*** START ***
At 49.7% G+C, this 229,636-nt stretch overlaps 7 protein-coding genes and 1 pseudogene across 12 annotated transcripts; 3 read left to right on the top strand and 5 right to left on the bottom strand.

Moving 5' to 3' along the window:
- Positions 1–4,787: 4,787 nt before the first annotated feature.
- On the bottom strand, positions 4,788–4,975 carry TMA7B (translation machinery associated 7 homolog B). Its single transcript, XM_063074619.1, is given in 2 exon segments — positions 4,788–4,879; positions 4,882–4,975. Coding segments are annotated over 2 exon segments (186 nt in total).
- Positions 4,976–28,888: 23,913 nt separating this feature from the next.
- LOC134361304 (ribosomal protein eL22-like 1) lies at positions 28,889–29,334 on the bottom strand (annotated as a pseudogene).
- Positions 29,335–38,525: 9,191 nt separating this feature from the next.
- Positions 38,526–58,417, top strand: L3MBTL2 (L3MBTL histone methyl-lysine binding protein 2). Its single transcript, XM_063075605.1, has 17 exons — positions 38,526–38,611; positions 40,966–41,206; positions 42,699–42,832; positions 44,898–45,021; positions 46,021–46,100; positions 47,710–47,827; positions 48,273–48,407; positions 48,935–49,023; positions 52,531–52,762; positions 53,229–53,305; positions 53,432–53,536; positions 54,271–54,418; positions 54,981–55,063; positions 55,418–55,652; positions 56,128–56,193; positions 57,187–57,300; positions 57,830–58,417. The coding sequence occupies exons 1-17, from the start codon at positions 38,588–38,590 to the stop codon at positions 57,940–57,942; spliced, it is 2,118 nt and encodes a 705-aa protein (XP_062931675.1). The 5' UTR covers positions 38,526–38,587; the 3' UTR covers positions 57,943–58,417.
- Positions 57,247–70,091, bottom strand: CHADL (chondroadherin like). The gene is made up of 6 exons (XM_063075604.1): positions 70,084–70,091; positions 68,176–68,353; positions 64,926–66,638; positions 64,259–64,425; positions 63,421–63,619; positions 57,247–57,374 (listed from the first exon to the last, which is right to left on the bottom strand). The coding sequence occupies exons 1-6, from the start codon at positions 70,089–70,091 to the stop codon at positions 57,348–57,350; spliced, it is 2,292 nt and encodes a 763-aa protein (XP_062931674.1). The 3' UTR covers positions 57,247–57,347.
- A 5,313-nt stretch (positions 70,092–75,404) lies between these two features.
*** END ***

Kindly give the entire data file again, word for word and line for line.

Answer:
At 49.7% G+C, this 229,636-nt stretch overlaps 7 protein-coding genes and 1 pseudogene across 12 annotated transcripts; 3 read left to right on the top strand and 5 right to left on the bottom strand.

Moving 5' to 3' along the window:
- Positions 1–4,787: 4,787 nt before the first annotated feature.
- On the bottom strand, positions 4,788–4,975 carry TMA7B (translation machinery associated 7 homolog B). Its single transcript, XM_063074619.1, is given in 2 exon segments — positions 4,788–4,879; positions 4,882–4,975. Coding segments are annotated over 2 exon segments (186 nt in total).
- Positions 4,976–28,888: 23,913 nt separating this feature from the next.
- LOC134361304 (ribosomal protein eL22-like 1) lies at positions 28,889–29,334 on the bottom strand (annotated as a pseudogene).
- Positions 29,335–38,525: 9,191 nt separating this feature from the next.
- Positions 38,526–58,417, top strand: L3MBTL2 (L3MBTL histone methyl-lysine binding protein 2). Its single transcript, XM_063075605.1, has 17 exons — positions 38,526–38,611; positions 40,966–41,206; positions 42,699–42,832; positions 44,898–45,021; positions 46,021–46,100; positions 47,710–47,827; positions 48,273–48,407; positions 48,935–49,023; positions 52,531–52,762; positions 53,229–53,305; positions 53,432–53,536; positions 54,271–54,418; positions 54,981–55,063; positions 55,418–55,652; positions 56,128–56,193; positions 57,187–57,300; positions 57,830–58,417. The coding sequence occupies exons 1-17, from the start codon at positions 38,588–38,590 to the stop codon at positions 57,940–57,942; spliced, it is 2,118 nt and encodes a 705-aa protein (XP_062931675.1). The 5' UTR covers positions 38,526–38,587; the 3' UTR covers positions 57,943–58,417.
- Positions 57,247–70,091, bottom strand: CHADL (chondroadherin like). The gene is made up of 6 exons (XM_063075604.1): positions 70,084–70,091; positions 68,176–68,353; positions 64,926–66,638; positions 64,259–64,425; positions 63,421–63,619; positions 57,247–57,374 (listed from the first exon to the last, which is right to left on the bottom strand). The coding sequence occupies exons 1-6, from the start codon at positions 70,089–70,091 to the stop codon at positions 57,348–57,350; spliced, it is 2,292 nt and encodes a 763-aa protein (XP_062931674.1). The 3' UTR covers positions 57,247–57,347.
- A 5,313-nt stretch (positions 70,092–75,404) lies between these two features.